Today, under pressure from users and municipalities, the government has decided to push FTTH and create a new fiber local loop, but it doesn’t really want to invest money in the network. The approach is questionable in light of investments they are making in other sectors. The government has to find a way not to create a new digital divide between densely and sparsely populated areas. But as Mallet says: ”No one knows the exact return on investment levels for fiber networks to the home.” The operators are not willing to take risks. They invest and try to utilize their own network as a platform to squeeze their competitors, to innovate only if there is a short-term return on investment, and to use the content business and other tricks to lock in customers.
Impact of technology choices
The first step mentioned by Kosciusko-Morizet is the result of experiments conducted by ARCEP during the first quarter of 2009, all in dense population areas (Paris, Marseille, Lyon and Montrouge). They were needed because of different technology choices made by France Telecom (GPON) and Iliad-Free (P2P Ethernet). The technologies do not need the same amount of fiber threads (as GPON is a shared approach), involving “mono fiber” build up. P2P Ethernet uses “multi-fiber” build up.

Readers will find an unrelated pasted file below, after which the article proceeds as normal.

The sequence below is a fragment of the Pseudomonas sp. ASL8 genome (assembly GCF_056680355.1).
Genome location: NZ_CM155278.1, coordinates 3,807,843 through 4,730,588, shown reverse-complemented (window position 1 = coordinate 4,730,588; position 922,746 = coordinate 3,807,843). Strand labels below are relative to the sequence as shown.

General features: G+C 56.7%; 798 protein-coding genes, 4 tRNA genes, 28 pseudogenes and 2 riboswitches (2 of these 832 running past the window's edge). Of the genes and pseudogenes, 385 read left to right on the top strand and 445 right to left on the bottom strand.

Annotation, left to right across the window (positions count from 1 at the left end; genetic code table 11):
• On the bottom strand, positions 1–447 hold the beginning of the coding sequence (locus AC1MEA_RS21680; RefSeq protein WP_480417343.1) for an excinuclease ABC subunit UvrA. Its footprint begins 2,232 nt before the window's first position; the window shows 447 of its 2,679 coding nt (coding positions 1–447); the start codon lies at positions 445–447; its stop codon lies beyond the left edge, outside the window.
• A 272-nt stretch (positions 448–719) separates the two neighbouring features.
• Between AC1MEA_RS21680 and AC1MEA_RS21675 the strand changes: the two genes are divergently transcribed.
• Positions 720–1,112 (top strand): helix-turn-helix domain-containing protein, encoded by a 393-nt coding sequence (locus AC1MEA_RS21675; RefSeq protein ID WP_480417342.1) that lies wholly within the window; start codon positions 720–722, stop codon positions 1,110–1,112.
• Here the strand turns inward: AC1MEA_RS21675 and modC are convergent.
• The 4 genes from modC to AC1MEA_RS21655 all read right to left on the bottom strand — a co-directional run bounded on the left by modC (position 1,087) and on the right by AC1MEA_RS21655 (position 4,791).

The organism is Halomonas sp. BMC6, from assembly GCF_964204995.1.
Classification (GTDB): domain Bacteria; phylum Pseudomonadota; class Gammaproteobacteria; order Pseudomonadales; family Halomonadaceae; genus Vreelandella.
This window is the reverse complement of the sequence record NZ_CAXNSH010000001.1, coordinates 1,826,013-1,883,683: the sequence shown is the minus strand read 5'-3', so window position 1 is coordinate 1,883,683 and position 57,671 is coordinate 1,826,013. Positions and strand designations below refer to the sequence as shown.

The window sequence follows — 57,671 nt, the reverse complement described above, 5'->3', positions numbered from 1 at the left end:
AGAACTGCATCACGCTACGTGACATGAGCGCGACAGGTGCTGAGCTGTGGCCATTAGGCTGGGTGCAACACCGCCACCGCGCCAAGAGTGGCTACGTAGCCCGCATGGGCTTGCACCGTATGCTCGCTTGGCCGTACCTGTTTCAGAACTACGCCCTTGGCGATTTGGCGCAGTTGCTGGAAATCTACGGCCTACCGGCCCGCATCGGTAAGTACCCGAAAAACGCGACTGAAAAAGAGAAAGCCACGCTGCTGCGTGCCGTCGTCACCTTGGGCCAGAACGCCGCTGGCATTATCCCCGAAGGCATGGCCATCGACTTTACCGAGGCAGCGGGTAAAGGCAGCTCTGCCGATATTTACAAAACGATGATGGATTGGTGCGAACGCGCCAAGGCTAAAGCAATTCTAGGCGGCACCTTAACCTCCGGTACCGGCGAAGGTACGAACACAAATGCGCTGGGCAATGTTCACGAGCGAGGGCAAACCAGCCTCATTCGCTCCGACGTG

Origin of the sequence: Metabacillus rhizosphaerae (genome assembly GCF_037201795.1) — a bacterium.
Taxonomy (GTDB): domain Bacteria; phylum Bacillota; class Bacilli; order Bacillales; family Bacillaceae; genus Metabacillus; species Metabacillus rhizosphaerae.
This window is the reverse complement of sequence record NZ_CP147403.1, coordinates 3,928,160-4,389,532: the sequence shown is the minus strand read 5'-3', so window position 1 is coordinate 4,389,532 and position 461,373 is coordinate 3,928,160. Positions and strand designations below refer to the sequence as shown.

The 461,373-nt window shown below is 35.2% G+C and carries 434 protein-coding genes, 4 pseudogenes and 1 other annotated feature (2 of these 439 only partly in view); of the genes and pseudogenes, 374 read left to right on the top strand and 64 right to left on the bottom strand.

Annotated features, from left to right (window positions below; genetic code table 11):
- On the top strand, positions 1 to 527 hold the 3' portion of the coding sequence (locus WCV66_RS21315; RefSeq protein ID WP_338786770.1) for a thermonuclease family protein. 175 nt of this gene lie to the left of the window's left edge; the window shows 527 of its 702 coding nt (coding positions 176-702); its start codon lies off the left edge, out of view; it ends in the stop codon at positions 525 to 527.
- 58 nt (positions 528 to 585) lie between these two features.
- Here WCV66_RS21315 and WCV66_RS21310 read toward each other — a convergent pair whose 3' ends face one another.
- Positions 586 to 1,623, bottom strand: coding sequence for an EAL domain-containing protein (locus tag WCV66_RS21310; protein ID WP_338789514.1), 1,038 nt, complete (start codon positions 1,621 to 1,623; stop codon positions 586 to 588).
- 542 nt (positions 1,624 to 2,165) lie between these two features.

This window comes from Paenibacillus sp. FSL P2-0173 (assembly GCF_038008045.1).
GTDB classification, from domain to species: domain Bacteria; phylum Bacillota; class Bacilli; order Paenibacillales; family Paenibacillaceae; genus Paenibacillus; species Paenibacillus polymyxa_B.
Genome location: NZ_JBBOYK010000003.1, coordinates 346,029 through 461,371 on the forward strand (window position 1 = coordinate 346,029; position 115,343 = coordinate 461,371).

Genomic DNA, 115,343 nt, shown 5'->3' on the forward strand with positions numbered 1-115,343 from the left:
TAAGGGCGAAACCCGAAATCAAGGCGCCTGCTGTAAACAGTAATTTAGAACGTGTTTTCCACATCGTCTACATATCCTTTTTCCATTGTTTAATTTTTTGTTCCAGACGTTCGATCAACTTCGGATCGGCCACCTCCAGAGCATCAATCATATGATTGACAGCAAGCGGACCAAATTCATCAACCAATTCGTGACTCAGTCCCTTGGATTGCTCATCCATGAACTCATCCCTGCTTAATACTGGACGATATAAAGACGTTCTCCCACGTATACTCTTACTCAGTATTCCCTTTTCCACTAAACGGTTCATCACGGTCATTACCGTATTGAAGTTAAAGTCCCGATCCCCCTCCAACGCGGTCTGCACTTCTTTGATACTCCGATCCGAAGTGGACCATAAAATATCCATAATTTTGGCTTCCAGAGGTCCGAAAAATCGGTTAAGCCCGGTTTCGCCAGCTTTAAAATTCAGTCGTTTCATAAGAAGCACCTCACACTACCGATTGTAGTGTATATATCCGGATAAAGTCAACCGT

In August 2008, a law in France created a set of principles to put fiber in the buildings. The goal is to maintain competition between the operators by allowing customers to switch providers whenever they want. Aimed at reducing installation costs (which is borne by the operator) and repetitive installations in the multiple dwelling buildings, the law (mutualization) says that one operator will install fiber for all apartments in a building. The operator will be chosen by the “syndic” (the building’s home owners’ association) and the installed network must be opened to all other operators so they can offer competitive high speed access and services.
Many problems have occurred because several operators can share a GPON fiber but they can’t in a P2P configuration where each apartment needs a unique set of fiber. With regard to mutualization, where each operator can connect its outside network to the network of the building, there are unresolved issues: should it be inside the building (a private property) or outside the building (public domain)? ARCEP’s regulation also requires France Telecom to lease its own dark fiber networks at a published price to its competitors. ARCEP requires France Telecom to allow other operators who using its empty ducts at a published price to put their own fiber in the ducts (note: FT had been able to put a lot of ducts when it was a government-owned enterprise and is able to fill them with fiber at very low cost).
ARCEP rules in public consultation